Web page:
Here’s a term that may be new to you: a mistake fare is a ticket that is sold for significantly less than intended. Essentially, the fare is a mistake.
It’s also cause for celebration if you get one because mistake fares can save you anywhere from 50% to 95% off the normal fare price. Think $249 roundtrip on business class to Europe (it happened).
Mistake fares can happen for a number of reasons such as:
Sometimes referred to as error or glitch fares, mistake fares are not super common. According to Scott’s Cheap Flights, they happen about every four to six weeks on average. Here are some examples:
Mistake fare most often happen in higher class tickets and they don’t last long. Typically they get corrected within a few hours at most.
There’s some gray area around mistake fares too. Sometimes a low fare is just a good deal (which the airline can’t back out on) and sometimes it’s a mistake (which they can).If the ticket was purchased through a travel agency, the airline might not honor it. The traveler is usually notified within 72 hours though.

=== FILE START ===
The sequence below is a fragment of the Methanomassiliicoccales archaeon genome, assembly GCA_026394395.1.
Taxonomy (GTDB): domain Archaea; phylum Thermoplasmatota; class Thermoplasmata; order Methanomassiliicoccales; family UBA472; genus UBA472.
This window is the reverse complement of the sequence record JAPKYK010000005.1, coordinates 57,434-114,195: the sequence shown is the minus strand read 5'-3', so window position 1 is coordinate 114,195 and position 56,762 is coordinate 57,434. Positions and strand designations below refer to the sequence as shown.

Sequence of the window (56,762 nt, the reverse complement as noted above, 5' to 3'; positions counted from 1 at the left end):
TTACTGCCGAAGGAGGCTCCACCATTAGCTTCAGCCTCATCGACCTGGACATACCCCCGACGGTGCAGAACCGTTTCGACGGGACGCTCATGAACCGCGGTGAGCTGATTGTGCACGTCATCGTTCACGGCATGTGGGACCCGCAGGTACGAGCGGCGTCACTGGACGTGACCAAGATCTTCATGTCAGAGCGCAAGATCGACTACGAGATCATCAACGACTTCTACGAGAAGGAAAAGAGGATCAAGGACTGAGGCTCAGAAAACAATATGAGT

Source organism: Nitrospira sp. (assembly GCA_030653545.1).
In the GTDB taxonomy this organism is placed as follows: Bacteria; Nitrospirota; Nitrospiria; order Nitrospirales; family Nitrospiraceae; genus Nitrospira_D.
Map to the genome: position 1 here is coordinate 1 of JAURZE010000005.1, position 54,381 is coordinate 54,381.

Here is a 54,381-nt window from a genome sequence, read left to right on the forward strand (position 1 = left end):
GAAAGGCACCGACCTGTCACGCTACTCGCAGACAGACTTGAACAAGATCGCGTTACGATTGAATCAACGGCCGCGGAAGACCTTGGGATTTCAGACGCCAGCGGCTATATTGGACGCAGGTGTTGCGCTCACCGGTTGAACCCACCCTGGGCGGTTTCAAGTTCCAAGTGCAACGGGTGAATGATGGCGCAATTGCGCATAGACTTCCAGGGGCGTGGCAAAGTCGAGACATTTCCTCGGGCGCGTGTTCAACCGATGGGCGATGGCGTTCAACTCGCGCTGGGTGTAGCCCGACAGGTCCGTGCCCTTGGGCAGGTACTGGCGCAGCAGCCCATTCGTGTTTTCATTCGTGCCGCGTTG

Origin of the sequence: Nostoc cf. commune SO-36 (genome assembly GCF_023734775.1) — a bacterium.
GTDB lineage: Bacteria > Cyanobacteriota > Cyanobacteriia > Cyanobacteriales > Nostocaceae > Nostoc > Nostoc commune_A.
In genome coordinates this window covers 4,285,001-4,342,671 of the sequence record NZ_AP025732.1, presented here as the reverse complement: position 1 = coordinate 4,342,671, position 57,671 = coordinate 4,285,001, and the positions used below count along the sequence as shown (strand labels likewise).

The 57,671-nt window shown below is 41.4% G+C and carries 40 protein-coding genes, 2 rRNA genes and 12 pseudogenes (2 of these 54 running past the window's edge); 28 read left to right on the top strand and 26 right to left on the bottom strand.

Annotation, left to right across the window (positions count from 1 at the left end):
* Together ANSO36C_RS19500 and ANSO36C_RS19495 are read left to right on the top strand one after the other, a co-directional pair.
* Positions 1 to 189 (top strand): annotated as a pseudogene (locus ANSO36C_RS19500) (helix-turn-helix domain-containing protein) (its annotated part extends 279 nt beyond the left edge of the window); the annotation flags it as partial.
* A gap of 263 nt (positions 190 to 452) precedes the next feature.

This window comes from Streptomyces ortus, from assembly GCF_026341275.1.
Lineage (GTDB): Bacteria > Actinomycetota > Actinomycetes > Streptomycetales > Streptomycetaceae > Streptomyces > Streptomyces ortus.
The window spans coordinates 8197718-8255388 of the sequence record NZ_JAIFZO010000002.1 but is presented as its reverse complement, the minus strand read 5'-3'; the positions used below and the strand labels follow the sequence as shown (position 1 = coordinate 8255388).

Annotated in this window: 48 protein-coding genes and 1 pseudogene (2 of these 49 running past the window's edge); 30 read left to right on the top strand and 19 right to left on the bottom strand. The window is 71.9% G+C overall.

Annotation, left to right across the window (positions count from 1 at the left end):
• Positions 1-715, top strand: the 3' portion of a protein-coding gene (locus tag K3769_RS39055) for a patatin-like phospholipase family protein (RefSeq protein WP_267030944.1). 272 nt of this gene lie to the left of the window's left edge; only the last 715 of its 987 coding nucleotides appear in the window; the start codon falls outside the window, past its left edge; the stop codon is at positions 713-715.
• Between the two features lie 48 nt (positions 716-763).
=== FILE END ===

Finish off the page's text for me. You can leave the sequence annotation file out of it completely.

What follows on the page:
Airlines know that canceling travelers’ tickets generally causes terrible press, so they usually prefer to eat the loss rather than cancel the flight. Still, it can happen.
There are two ways to find mistake fares:
Some of the best resources for finding mistake fares are:
If you think you might be booking a mistake fare, make the purchase directly with the airline—quickly, before the carrier catches on.
Booking directly with the airline gives you a 24-hour grace period, which you can use to cancel and get a full refund if you have second thoughts.
If you buy a crazy low-priced ticket, hold off making any other non-refundable plans like hotel reservations or tours just in case the airline or agency cancels the ticket.
Give it a week if you can.
Ultimately, booking a mistake fare can be a little like hitting the lottery. It’s a risk you’ll have to assess for yourself, but if the trip is honored you can literally save thousands of dollars. You could also potentially find yourself headed to an exotic location in a premium cabin seat.
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Damian Tysdal is the founder of CoverTrip, and he believes travel insurance should be easier to understand. He started the first travel insurance blog in 2006.